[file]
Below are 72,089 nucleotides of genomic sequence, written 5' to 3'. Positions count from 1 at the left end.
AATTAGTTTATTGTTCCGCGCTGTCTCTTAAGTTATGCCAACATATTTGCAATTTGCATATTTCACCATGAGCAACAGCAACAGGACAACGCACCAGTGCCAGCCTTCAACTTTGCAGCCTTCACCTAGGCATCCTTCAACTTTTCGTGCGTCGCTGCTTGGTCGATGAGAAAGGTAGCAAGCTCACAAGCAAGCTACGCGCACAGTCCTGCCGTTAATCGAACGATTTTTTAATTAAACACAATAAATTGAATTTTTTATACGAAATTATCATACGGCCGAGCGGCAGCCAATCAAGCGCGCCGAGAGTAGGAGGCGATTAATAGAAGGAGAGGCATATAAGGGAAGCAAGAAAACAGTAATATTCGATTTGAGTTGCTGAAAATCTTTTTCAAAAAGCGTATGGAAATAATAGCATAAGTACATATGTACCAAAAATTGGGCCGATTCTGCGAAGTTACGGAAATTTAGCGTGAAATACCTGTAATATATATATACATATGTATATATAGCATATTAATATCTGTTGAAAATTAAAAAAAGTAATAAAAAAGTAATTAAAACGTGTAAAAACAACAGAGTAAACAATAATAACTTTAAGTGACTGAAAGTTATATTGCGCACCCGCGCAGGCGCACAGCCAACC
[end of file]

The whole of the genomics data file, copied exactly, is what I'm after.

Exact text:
Below are 72,089 nucleotides of genomic sequence, written 5' to 3'. Positions count from 1 at the left end.
AATTAGTTTATTGTTCCGCGCTGTCTCTTAAGTTATGCCAACATATTTGCAATTTGCATATTTCACCATGAGCAACAGCAACAGGACAACGCACCAGTGCCAGCCTTCAACTTTGCAGCCTTCACCTAGGCATCCTTCAACTTTTCGTGCGTCGCTGCTTGGTCGATGAGAAAGGTAGCAAGCTCACAAGCAAGCTACGCGCACAGTCCTGCCGTTAATCGAACGATTTTTTAATTAAACACAATAAATTGAATTTTTTATACGAAATTATCATACGGCCGAGCGGCAGCCAATCAAGCGCGCCGAGAGTAGGAGGCGATTAATAGAAGGAGAGGCATATAAGGGAAGCAAGAAAACAGTAATATTCGATTTGAGTTGCTGAAAATCTTTTTCAAAAAGCGTATGGAAATAATAGCATAAGTACATATGTACCAAAAATTGGGCCGATTCTGCGAAGTTACGGAAATTTAGCGTGAAATACCTGTAATATATATATACATATGTATATATAGCATATTAATATCTGTTGAAAATTAAAAAAAGTAATAAAAAAGTAATTAAAACGTGTAAAAACAACAGAGTAAACAATAATAACTTTAAGTGACTGAAAGTTATATTGCGCACCCGCGCAGGCGCACAGCCAACC